Delta Airlines Emotional Support Animal (ESA) and Psychiatric Service Dog Policy
Delta Airlines Main Takeaways:
- Delta Airlines only allows trained service dogs on their flights, not support animals.
- Required documentation includes the US DOT Service Animal Air Travel Form and, for longer flights, the DOT Relief Attestation Form.
- Delta has specific pet fees for carry-on service and cargo service, with additional fees for international travel.
- Some breed restrictions apply for animals traveling via cargo service, but service dogs are allowed regardless of breed.
- Pet carriers must fit under the seat in front of you, and your pet must be comfortable inside the carrier.
- Certain countries and destinations have restrictions on pet travel with Delta.
- Domestic and international travel has age requirements for pets, and there are restrictions on pets traveling to certain locations.
Delta Airlines’ service dog policy only includes trained service animals, defined as “dogs specifically trained to assist a person with a disability.” Delta’s policy does not focus on a support animal. The airline allows up to two service dogs per passenger, but proper procedures must be followed to ensure they’re permitted on your flight. Keep Delta Airlines’ stipulations in mind when prepping for your next flight.
Delta’s Required Documentations
Before boarding Delta flights with a service animal, the airline requires customers to complete and submit the US DOT Service Animal Air Travel Form. This form requests vital information about the animal’s handler, vaccination record, and completed training. You must also agree to have your service dog leashed, harnessed, or tethered inside the airport and onboard the airplane. Finally, you must accept financial responsibility for any damage your service animal may cause.
For flights lasting eight hours or longer, there’s one additional form you’ll need to submit. By completing the DOT Relief Attestation Form, you certify that your service animal either a) will not need to relieve itself during the flight or b) can relieve itself in a sanitary manner.
For flights scheduled 48 hours or more in the future, you can submit all required forms through Delta’s My Trips webpage. If your flight is expected to leave in less than 48 hours, you can present your completed Service Animal Air Travel Form, Relief Attestation Form, and PSD letter in person at the check-in counter or departure gate.
Delta PSD Letter Policies
While the Delta service dog policy doesn’t specifically request a Psychiatric Service Dog letter, preparing one before your flight is still helpful; you can submit it with your Service Animal Air Travel Form.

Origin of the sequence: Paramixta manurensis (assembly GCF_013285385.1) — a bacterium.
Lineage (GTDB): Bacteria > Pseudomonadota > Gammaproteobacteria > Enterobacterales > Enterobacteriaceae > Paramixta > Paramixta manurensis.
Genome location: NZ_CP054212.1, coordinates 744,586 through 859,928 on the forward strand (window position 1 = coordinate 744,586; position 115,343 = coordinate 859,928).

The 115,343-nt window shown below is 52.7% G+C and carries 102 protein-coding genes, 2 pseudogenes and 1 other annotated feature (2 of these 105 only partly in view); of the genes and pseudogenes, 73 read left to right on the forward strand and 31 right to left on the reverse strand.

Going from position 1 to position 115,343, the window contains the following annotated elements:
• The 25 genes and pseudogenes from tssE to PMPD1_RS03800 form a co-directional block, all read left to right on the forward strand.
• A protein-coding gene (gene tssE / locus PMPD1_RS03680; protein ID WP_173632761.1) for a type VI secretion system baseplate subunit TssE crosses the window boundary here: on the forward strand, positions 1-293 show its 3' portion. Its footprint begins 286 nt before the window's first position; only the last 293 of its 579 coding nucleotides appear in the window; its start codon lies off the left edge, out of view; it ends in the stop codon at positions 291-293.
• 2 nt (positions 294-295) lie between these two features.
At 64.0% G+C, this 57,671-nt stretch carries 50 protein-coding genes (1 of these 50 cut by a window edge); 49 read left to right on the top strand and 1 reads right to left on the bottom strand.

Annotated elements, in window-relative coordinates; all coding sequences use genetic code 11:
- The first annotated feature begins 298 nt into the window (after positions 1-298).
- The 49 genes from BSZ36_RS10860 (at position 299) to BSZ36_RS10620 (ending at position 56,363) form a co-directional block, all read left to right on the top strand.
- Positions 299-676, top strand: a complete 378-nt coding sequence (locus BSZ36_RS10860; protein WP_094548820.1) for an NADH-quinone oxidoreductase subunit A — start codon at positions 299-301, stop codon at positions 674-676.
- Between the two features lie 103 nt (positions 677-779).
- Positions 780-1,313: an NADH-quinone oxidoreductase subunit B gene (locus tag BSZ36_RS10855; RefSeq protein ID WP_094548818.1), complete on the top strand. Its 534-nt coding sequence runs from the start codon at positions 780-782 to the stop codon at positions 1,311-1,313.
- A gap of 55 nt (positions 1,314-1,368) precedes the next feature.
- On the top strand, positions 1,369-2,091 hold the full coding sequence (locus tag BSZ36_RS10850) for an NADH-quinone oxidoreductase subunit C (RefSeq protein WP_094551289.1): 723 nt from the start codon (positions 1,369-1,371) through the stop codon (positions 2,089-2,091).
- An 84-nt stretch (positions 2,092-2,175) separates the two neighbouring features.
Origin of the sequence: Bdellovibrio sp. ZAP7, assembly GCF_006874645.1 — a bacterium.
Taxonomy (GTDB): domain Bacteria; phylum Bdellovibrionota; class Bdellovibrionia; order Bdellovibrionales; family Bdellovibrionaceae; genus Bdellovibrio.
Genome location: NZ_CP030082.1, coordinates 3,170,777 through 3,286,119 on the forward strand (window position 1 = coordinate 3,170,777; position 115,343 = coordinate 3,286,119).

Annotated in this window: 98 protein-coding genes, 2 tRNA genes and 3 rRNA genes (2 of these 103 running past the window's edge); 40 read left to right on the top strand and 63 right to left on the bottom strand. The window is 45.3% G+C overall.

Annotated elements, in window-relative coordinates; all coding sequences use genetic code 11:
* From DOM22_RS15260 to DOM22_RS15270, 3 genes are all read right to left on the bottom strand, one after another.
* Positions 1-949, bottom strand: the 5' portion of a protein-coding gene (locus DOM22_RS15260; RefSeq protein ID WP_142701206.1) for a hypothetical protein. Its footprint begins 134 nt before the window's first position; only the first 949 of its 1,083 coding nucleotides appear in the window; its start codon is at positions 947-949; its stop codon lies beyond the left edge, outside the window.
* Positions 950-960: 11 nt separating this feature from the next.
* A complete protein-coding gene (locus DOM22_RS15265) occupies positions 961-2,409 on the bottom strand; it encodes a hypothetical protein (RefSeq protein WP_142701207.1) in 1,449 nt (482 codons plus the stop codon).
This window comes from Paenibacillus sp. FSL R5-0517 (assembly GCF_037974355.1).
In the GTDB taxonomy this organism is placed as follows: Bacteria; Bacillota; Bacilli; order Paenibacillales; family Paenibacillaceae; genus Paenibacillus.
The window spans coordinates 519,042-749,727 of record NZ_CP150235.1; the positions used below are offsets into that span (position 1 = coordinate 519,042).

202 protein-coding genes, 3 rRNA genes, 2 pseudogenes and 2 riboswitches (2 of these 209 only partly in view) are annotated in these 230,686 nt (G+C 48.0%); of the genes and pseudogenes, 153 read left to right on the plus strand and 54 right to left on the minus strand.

Delta’s Pet Fees
Delta charges two different types of pet fees. For its carry-on service, you’ll need to pay a $95 checked pet fee each way. For a roundtrip flight, that pays two separate $95 pet fees. Rates are higher if traveling outside the United States, Canada, or Puerto Rico. International pet fees are $200 each way. You’ll be assessed $75 for flights to and from Brazil.
Delta Cargo fees for larger animals can vary. These fees are grouped by region — for instance, from the northeast to the southeast — and include a base fee plus additional fees based on the animal’s weight.
Delta’s Breed Restrictions
Delta has a few breed restrictions for animals conveyed through its cargo service. Snub- or pug-nosed breeds face a greater risk of overheating due to their condensed facial structures. Dog and cat breed unable to travel via Delta Cargo include Persians, Scottish Folds, Himalayans, pit bull-type dogs, Pekinese, and Mastiffs.
As for carry-on pets, Delta does not cite specific breed restrictions. However, you may want to double-check with the airline before booking your ticket. Service dogs can travel on Delta regardless of breed if they meet proper documentation and behavior requirements. This includes pit bull-type dogs working as service animals.
Delta’s Pet Carrier Size Requirements
To travel in an aircraft cabin, your pet must fit inside a small ventilated carrier that slides under the seat in front of you. Since under-seat space can vary, Delta recommends using a soft-sided carrier measuring 18 11 by 11 inches or smaller. The allowable size may differ from this, depending on the aircraft. For a specific recommendation on kennel size, contact Delta Reservations.
Your pet must also fit comfortably within the kennel or carrier, able to move around and not protrude from the sides.
Delta’s Travel Requirements
As of July 14, 2021, the CDC temporarily prohibits dogs from traveling from countries at high risk for dog rabies. Within the last six months, dogs in high-risk countries are also temporarily suspended from flying. This includes pets and trained service animals alike.
Carry-on access permits smaller animals, such as cats, pet birds, and small dogs, to accompany you in the cabin. Your pet must meet specific requirements and be housed in a carrier during the flight. Only one pet is permitted per kennel unless you’re transporting a nursing female with her litter or two pets of the same breed and size between 10 weeks and six months, as long as they are small enough to fit in one kennel. Some pets, such as larger dogs, cannot travel in the cabin. They may travel via the Delta Cargo service.
Pets may travel on Delta’s domestic flights if they are at least ten weeks old.
Pets traveling on international flights must be at least 16 weeks old. On flights to EU nations, pets must be at least 15 weeks of age.
Delta does not transport pets in the cabin to or from these locations:
- Hong Kong
- New Zealand
- Republic of Ireland
- South Africa
- United Kingdom
- United Arab Emirates
Delta’s pet policy on domestic flights applies to animals on incoming flights to the US.